SEDA 2016 Conference: Small Buildings, Small Footprints
Scottish Ecological Design Association (SEDA) members and supporters convened last Friday in the picturesque village of Comrie, near Perth, for the Association’s annual conference. Hoskins Architects are corporate members of SEDA, and director Nick Domminney made the journey north and provides the following report:
Spread over two days, this year’s conference was entitled ‘Small Buildings, Small Footprints’. Most of the conference was dedicated to the many aspects of how buildings can sit lightly on the land. The venue was the UK’s only specifically designed prisoner of war camp at Cultybraggan, about a mile from Comrie. This held 4000 of the most ardent and dangerous Nazi’s captured during WWII, but is now a thriving seedbed of small industries. It still retains its history and mystery, however, and the setting is stunningly beautiful.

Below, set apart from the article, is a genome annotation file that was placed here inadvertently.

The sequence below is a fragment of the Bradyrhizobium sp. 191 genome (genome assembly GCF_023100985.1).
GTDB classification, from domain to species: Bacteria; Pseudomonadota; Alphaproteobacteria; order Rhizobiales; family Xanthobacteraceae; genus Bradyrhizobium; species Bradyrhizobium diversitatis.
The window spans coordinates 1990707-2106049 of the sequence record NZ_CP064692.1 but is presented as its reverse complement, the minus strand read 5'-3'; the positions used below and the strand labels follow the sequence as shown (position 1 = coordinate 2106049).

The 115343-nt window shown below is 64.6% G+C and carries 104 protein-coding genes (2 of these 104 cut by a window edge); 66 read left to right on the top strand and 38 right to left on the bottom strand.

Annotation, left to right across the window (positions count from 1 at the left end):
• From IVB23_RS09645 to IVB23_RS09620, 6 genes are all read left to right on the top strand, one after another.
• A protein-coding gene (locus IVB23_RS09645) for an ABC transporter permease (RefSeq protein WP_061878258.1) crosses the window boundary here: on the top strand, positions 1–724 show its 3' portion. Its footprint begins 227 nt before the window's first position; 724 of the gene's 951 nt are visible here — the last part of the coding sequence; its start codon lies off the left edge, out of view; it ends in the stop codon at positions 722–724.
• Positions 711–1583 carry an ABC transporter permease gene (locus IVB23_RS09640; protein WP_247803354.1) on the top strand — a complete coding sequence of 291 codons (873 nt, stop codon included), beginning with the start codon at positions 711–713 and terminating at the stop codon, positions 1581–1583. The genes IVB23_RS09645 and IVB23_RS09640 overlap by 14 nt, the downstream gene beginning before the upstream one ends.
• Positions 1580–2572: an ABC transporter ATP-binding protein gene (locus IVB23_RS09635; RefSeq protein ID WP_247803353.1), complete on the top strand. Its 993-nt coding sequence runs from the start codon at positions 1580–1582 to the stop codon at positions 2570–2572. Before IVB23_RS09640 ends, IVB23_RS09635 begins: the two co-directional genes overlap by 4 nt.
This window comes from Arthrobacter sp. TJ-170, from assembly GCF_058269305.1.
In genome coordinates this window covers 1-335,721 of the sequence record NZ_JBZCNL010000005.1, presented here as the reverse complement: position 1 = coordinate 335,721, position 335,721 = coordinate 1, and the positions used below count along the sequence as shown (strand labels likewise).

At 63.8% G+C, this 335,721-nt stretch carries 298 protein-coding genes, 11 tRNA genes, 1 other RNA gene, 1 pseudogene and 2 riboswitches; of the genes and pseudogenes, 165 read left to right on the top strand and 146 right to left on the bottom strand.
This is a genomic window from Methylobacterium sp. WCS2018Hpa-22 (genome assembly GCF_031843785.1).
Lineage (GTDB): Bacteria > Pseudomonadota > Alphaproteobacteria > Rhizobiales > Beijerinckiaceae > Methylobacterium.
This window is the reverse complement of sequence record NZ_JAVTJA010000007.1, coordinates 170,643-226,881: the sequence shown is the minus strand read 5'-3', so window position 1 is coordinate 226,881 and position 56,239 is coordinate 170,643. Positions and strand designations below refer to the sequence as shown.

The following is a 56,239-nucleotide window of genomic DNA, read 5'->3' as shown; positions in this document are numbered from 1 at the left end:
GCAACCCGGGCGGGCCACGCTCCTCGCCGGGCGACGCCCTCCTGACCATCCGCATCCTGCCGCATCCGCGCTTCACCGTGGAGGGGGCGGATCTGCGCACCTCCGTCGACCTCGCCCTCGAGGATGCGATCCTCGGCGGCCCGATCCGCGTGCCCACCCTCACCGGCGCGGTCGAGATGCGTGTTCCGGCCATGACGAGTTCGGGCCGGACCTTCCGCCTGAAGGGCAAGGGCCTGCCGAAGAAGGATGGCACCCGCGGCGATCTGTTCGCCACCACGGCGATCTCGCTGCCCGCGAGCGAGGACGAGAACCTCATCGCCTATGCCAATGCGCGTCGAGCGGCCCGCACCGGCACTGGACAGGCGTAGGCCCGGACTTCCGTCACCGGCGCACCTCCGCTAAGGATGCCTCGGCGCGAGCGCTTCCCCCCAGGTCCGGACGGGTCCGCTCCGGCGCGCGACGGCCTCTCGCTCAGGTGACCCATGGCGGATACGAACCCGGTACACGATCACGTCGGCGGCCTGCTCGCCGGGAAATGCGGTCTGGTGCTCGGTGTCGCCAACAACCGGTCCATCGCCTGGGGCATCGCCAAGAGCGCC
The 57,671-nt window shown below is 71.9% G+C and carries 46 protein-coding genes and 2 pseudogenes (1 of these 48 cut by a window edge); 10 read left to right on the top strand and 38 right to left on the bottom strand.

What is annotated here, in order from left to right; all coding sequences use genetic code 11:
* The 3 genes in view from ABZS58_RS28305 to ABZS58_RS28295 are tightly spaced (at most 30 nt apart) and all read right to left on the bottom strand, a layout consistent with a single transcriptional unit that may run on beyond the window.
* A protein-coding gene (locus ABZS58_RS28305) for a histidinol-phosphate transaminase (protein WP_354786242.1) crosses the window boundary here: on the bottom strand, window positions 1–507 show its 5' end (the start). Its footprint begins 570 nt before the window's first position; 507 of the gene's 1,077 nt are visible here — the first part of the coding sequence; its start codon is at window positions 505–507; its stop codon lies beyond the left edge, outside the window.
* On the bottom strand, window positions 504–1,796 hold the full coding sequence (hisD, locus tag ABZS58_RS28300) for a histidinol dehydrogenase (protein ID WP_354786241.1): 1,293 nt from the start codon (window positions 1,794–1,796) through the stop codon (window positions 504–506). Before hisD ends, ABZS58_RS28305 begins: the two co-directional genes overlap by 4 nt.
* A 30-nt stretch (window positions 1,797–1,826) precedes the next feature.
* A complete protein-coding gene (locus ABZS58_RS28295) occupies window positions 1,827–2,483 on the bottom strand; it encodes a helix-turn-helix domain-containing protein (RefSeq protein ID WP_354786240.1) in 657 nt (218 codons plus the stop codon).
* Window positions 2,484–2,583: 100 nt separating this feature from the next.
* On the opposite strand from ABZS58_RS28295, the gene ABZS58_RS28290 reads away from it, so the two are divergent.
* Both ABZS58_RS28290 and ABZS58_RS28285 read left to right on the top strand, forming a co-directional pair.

Over Friday we explored tourism related developments, including: a visit to local Auchengarrich Wildlife Park and heard about developments around the Caledonian Canal and Loch Lomond, followed by “hutting” activist, Bernard Planterose, with a great illustrated explanation of how removal of legal restrictions has seen a flowering of straw, steel clad and CLT structures in the Scottish countryside. Oliver Chapman brought a more architectural tone to proceedings, with his show of lovely low energy small scale rural developments.
Congregating in Comrie Parish Church on the Saturday, Kat Kinghorn showed why Makar have expanded from a small, architect designed and constructed house builders, to looking at 130 unit developments, all using untreated Scottish timber. Rural Design’s Nick Thompson went on to show how “wriggly tin”, or corrugated iron, is actually the Highland’s vernacular material. Proceedings culminated with three second year architecture students presenting their projects for the SEDA sponsored Krystyna Johnson Award.
Images courtesy of Saltire News via The Telegraph, and Mick Garrett @ geograph.org